On the other hand, if you don’t notice any signs of mold within the dish, you can return it to the dark spot. Leave it for another few days and check daily for any signs of growth. If there are still no signs of mold five days after the date on the label, there’s likely no mold in that room.
6. Wait for the Results
After sending in your dish, you’ll have to wait three to eight weeks for the results. It would be a good idea to continue testing in other rooms and areas of the house during this time.
How Mold Affects Your Health
Mold produces irritants and allergens that can cause various reactions when inhaled or touched. Reactions to mold often display as allergic symptoms such as sneezing, red eyes, runny nose, and skin rashes.
Sensitive individuals may experience immediate reactions when in contact with mold. Others, on the other hand, might have delayed symptoms (2).
Individuals with asthma may have a tough time when in a room with mold. Mold can trigger asthma attacks while irritating the throat, lungs, nose, and eyes.
People who don’t suffer from allergies or asthma may also experience irritation in the eyes, nose, lungs, and throat.
One mold species, in particular, can be more hazardous than others — Stachybotrys chartarum. This species is generally called “black mold” or “toxic mold.” Despite the name, this mold is more greenish and is gooier in texture compared to other species.
Black mold can grow on surfaces high in cellulose and low in nitrogen. These include fiberboards, paper, dust, and lint. This mold requires constant moisture in order to grow, so it’s commonly found near water damage, leaks, and after floods.
While mold, in general, isn’t toxic or poisonous, some species, such as black mold, can produce toxic byproducts. One of these is called mycotoxins. However, little research is available on how it affects people’s health (3).
Common Mold Hiding Places
All mold needs to grow is moisture, darkness, and warmth, but where exactly should you look when you suspect a mold problem? Here are a few familiar places around the house where mold is likely to grow (4):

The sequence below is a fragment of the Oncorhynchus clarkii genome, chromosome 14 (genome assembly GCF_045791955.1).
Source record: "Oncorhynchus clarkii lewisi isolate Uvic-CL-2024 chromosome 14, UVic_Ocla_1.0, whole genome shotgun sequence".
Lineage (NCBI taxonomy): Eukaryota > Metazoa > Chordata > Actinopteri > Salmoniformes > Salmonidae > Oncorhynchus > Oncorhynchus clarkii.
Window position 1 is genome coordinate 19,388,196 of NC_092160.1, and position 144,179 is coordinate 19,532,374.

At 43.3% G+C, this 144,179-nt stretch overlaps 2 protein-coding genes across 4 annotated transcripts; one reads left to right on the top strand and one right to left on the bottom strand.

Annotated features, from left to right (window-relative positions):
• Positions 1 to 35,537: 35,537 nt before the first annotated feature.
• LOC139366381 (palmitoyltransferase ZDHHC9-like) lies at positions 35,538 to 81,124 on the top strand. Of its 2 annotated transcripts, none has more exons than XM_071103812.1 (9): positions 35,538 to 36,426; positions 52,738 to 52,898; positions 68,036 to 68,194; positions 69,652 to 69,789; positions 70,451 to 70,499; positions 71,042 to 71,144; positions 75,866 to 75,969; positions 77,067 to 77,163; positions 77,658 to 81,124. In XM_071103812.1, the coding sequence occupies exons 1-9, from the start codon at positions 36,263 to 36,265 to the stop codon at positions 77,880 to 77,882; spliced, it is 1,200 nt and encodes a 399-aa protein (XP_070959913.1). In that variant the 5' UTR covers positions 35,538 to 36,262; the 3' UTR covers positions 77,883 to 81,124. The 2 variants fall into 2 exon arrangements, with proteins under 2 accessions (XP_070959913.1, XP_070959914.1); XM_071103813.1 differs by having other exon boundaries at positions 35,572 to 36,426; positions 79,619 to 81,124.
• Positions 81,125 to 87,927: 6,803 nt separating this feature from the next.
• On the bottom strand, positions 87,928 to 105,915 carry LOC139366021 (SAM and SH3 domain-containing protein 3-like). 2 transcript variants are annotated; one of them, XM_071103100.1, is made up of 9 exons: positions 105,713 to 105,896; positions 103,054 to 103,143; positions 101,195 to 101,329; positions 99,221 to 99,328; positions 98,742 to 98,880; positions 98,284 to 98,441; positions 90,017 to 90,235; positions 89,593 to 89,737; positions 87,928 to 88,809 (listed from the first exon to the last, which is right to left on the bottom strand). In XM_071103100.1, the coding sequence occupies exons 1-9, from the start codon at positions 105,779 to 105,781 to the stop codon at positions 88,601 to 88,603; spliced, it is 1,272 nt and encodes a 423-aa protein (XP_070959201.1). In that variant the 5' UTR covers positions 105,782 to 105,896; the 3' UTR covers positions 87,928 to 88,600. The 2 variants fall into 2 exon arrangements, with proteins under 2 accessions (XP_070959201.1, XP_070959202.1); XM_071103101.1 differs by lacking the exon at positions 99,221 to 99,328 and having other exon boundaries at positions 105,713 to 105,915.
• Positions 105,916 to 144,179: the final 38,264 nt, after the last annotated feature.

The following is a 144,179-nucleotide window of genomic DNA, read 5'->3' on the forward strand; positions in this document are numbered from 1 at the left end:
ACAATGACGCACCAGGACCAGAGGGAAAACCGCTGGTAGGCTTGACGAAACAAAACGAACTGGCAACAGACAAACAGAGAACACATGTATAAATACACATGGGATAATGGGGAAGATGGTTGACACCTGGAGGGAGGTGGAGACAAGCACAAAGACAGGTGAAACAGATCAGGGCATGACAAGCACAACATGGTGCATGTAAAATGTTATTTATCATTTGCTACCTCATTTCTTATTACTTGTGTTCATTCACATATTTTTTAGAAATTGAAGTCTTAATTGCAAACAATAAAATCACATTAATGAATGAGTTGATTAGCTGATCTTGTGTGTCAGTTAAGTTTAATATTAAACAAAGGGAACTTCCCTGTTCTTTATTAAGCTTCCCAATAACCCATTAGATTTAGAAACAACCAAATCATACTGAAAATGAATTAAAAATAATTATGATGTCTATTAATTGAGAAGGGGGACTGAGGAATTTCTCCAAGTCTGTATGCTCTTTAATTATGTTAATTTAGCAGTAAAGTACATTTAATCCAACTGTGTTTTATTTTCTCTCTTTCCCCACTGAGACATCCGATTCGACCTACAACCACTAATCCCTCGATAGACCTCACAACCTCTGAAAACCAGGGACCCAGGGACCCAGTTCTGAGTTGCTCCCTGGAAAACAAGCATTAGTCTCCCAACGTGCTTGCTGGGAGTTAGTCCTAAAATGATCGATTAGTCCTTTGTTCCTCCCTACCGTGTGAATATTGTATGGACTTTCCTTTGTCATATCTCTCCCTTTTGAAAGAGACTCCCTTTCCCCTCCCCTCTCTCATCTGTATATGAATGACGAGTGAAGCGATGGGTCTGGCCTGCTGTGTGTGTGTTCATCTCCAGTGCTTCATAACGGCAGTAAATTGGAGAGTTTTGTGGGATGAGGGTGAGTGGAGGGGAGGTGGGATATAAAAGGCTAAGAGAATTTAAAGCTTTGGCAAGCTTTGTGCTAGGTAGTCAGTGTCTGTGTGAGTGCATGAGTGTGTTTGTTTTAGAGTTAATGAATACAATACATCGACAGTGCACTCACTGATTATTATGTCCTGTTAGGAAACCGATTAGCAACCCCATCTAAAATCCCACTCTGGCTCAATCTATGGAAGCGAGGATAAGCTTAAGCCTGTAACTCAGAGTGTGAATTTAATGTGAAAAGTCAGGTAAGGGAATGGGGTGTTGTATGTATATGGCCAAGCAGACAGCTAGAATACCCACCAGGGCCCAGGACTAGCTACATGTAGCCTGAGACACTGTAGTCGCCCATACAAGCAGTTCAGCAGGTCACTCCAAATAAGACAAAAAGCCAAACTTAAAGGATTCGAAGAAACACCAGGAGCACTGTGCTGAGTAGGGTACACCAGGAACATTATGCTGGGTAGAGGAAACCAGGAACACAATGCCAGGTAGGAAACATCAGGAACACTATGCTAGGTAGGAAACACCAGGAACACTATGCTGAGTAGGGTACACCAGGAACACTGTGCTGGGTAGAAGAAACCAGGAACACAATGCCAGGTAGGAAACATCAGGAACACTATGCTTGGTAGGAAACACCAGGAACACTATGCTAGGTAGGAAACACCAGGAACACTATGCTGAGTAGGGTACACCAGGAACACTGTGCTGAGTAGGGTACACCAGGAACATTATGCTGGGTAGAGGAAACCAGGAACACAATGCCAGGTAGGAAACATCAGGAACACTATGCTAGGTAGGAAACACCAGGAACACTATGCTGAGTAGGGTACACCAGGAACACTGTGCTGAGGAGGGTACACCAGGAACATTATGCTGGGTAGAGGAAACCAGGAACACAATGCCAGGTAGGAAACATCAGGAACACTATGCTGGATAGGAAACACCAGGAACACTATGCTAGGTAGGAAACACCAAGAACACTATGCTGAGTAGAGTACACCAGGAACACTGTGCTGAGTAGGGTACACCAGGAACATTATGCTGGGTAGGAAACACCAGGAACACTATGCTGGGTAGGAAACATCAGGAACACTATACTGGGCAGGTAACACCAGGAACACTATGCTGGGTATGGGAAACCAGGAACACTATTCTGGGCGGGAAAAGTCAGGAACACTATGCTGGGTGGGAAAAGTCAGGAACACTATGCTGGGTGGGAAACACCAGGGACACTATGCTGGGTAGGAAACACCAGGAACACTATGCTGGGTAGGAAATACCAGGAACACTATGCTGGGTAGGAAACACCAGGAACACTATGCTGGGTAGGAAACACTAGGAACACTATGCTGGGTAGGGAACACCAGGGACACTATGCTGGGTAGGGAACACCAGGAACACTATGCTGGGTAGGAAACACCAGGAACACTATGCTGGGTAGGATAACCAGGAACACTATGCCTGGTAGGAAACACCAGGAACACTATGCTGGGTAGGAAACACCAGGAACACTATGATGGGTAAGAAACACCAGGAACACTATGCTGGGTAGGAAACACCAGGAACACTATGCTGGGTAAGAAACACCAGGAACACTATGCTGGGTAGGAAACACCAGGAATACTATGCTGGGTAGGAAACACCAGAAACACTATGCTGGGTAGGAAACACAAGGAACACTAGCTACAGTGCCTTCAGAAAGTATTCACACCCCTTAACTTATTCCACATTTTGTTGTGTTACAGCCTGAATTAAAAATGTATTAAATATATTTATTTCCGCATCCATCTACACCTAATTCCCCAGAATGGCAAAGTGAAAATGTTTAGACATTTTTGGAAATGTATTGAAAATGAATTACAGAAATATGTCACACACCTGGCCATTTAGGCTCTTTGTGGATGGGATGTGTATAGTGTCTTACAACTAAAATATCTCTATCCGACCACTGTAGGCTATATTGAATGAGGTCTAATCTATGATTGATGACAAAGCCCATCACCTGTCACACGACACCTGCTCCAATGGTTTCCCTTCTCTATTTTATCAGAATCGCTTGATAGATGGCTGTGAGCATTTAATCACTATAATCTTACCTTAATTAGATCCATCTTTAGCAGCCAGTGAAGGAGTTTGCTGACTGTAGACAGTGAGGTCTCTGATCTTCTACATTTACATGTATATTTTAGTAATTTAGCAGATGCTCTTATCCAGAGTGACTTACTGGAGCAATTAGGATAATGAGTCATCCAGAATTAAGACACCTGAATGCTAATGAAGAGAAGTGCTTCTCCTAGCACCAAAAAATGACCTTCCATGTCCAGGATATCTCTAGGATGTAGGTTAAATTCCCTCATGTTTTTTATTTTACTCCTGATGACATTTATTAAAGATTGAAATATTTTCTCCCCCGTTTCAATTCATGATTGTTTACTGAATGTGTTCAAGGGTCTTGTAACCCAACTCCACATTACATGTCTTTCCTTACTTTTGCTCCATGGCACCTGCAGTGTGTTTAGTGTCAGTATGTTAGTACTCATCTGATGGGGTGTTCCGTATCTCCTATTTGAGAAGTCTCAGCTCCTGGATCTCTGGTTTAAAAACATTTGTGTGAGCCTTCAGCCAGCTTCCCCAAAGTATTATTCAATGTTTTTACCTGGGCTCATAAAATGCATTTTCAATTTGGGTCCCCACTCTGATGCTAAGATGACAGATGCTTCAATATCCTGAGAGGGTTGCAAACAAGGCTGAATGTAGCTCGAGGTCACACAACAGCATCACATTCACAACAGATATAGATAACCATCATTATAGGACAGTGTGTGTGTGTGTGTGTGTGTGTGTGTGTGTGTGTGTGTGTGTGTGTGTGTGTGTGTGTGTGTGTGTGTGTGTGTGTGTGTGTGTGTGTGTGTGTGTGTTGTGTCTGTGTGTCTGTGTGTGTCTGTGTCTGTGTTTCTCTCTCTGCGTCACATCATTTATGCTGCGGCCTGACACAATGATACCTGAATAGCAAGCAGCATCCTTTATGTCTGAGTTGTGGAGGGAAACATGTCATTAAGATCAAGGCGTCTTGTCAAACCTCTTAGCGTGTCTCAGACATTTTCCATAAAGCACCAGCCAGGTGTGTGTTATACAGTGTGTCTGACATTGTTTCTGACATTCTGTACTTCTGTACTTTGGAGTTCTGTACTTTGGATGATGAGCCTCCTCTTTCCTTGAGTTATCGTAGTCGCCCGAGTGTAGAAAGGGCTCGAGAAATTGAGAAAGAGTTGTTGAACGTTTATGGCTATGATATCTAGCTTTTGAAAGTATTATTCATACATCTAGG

- Behind appliances such as a refrigerator or dishwasher.
- Behind drywalls where plumbing pipes are located.
- Underneath cardboard or old newspapers.
- Beneath sinks.
- Inside ventilation ducts.
- Under carpets, particularly in the padding.
Signs of Mold
It can be difficult to know if or where you have mold in your home. By knowing the signs, you can take a step in the right direction to get rid of the fungus problem (5).
- Smell: Mold can cause a pungent odor, which can be described as musty or earthy. Moldy odors shouldn’t be ignored but should be further inspected.
- Allergic symptoms: If you’re experiencing a runny nose, coughing, or other hay fever-like symptoms, you might have mold. Some people might experience worse symptoms when at work or in other locations. This could mean there’s mold growing there.
- Visible mold: This might be an obvious sign of mold, but you must take immediate action since it can spread rapidly.
Getting to the Root of the Problem
Mold can affect your health in different ways; some people have severe reactions while others don’t experience any.
Common health effects of mold include hay fever-like symptoms such as a runny nose and red eyes. If you have allergies or asthma, you’ll likely experience more severe reactions such as asthma attacks or skin rashes.
Mold spreads and reproduces through spores in the air. You can buy DIY home test kits to help determine whether or not there’s mold present in your home. Yet, as popular as these tests are, you shouldn’t rely on them entirely. Always follow up with a professional inspection and treatment.